[ I usually + adv/prep ] to begin at one point and then move to another, in distance or range:

The run starts at/from the entrance to the park.
We'll need to start (off/out) early because the journey takes six hours.
Tell me what happened - start at the beginning.
Ticket prices start at/from €80 and go up to €500.


uk /stɑːt/ us /stɑːrt/

start noun (BEGINNING)

B1 [ S ] the beginning of something:

We were doubtful about the product's usefulness from the start.
They announced the start of a new commercial venture.
The weather was good at the start (= in the first part) of the week.
The event got off to a shaky/poor start with the stage lights failing in the first few minutes.

C2 [ C ] the act of beginning to do something:

We need to make a start on (preparing) the brochure next week.
from start to finish

C1 including all of something, from the beginning to the end:

The whole party was a disaster from start to finish.
for a start C1 UK

first, or as the first in a set of things:

We'll take names and phone numbers for a start, then later on we can get more details.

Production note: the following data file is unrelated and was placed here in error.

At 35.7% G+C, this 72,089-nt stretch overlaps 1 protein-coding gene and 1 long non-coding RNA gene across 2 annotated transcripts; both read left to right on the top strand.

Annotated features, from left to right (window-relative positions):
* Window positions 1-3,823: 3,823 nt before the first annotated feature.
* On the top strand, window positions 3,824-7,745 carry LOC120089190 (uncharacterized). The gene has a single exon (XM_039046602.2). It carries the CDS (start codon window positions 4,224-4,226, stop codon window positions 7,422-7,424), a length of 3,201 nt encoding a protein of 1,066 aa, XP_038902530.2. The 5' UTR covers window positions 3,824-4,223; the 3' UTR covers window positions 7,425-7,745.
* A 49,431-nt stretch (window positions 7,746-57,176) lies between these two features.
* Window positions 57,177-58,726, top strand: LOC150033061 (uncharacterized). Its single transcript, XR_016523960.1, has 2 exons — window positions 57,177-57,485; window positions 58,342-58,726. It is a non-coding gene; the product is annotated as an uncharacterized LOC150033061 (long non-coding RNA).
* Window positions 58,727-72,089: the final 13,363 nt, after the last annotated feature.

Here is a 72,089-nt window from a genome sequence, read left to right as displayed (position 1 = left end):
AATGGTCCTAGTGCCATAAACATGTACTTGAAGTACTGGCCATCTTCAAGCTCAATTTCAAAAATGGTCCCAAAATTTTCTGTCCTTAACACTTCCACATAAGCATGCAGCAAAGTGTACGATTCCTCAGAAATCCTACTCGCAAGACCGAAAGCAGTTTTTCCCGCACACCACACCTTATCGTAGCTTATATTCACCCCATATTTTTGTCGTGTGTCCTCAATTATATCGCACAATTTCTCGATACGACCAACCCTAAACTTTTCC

used when giving a first example of something:

This book is better than her last one. For a start, it's shorter.

More examples

(Definition of “start” from the Cambridge Advanced Learner's Dictionary & Thesaurus © Cambridge University Press)

“start” in American English

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us /stɑrt/

start verb (BEGIN)

[ I/T ] to begin to do something or go somewhere, or to begin or happen:

[ T ] When do you start your new job?
[ I ] We started with nothing when we got married.
[ I ] Classes start next month.
[ I ] Work starts at 9:00 a.m.
[ I ] Ticket prices start at $20 (= these are the cheapest prices).
[ T ] I just started this book (= began to read it).
[ I ] We’ll start out with Lucy (= She will be the first).

[ I/T ] infml If you tell someone not to start, you are warning that person not to begin complaining or annoying you:

[ I ] Don’t start – I said no!